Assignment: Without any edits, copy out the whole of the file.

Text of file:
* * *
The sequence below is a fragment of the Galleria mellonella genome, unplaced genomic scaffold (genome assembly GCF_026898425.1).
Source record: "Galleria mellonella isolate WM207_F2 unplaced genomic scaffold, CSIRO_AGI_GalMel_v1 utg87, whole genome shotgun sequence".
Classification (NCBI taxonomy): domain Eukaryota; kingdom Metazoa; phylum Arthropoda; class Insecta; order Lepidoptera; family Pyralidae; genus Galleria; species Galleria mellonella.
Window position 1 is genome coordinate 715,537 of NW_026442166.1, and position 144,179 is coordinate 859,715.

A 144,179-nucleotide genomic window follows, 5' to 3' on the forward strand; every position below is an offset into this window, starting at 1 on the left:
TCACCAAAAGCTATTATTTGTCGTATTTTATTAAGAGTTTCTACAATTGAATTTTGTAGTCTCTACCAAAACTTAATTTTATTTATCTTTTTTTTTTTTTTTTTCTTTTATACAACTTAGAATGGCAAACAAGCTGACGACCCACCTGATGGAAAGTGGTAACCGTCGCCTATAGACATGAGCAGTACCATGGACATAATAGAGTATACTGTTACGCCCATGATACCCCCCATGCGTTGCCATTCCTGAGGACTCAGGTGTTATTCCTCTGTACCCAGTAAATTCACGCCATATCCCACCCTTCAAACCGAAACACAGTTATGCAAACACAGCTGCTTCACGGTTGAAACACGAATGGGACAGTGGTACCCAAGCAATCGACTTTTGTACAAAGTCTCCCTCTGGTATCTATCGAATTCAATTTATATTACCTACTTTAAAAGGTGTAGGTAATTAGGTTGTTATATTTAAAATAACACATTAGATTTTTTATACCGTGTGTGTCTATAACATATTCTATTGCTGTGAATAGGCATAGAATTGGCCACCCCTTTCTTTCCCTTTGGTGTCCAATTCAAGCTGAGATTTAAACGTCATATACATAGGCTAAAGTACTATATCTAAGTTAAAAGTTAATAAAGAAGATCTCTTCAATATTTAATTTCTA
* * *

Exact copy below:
The sequence below is a fragment of the Galleria mellonella genome, unplaced genomic scaffold (genome assembly GCF_026898425.1).
Source record: "Galleria mellonella isolate WM207_F2 unplaced genomic scaffold, CSIRO_AGI_GalMel_v1 utg87, whole genome shotgun sequence".
Classification (NCBI taxonomy): domain Eukaryota; kingdom Metazoa; phylum Arthropoda; class Insecta; order Lepidoptera; family Pyralidae; genus Galleria; species Galleria mellonella.
Window position 1 is genome coordinate 715,537 of NW_026442166.1, and position 144,179 is coordinate 859,715.

A 144,179-nucleotide genomic window follows, 5' to 3' on the forward strand; every position below is an offset into this window, starting at 1 on the left:
TCACCAAAAGCTATTATTTGTCGTATTTTATTAAGAGTTTCTACAATTGAATTTTGTAGTCTCTACCAAAACTTAATTTTATTTATCTTTTTTTTTTTTTTTTTCTTTTATACAACTTAGAATGGCAAACAAGCTGACGACCCACCTGATGGAAAGTGGTAACCGTCGCCTATAGACATGAGCAGTACCATGGACATAATAGAGTATACTGTTACGCCCATGATACCCCCCATGCGTTGCCATTCCTGAGGACTCAGGTGTTATTCCTCTGTACCCAGTAAATTCACGCCATATCCCACCCTTCAAACCGAAACACAGTTATGCAAACACAGCTGCTTCACGGTTGAAACACGAATGGGACAGTGGTACCCAAGCAATCGACTTTTGTACAAAGTCTCCCTCTGGTATCTATCGAATTCAATTTATATTACCTACTTTAAAAGGTGTAGGTAATTAGGTTGTTATATTTAAAATAACACATTAGATTTTTTATACCGTGTGTGTCTATAACATATTCTATTGCTGTGAATAGGCATAGAATTGGCCACCCCTTTCTTTCCCTTTGGTGTCCAATTCAAGCTGAGATTTAAACGTCATATACATAGGCTAAAGTACTATATCTAAGTTAAAAGTTAATAAAGAAGATCTCTTCAATATTTAATTTCTA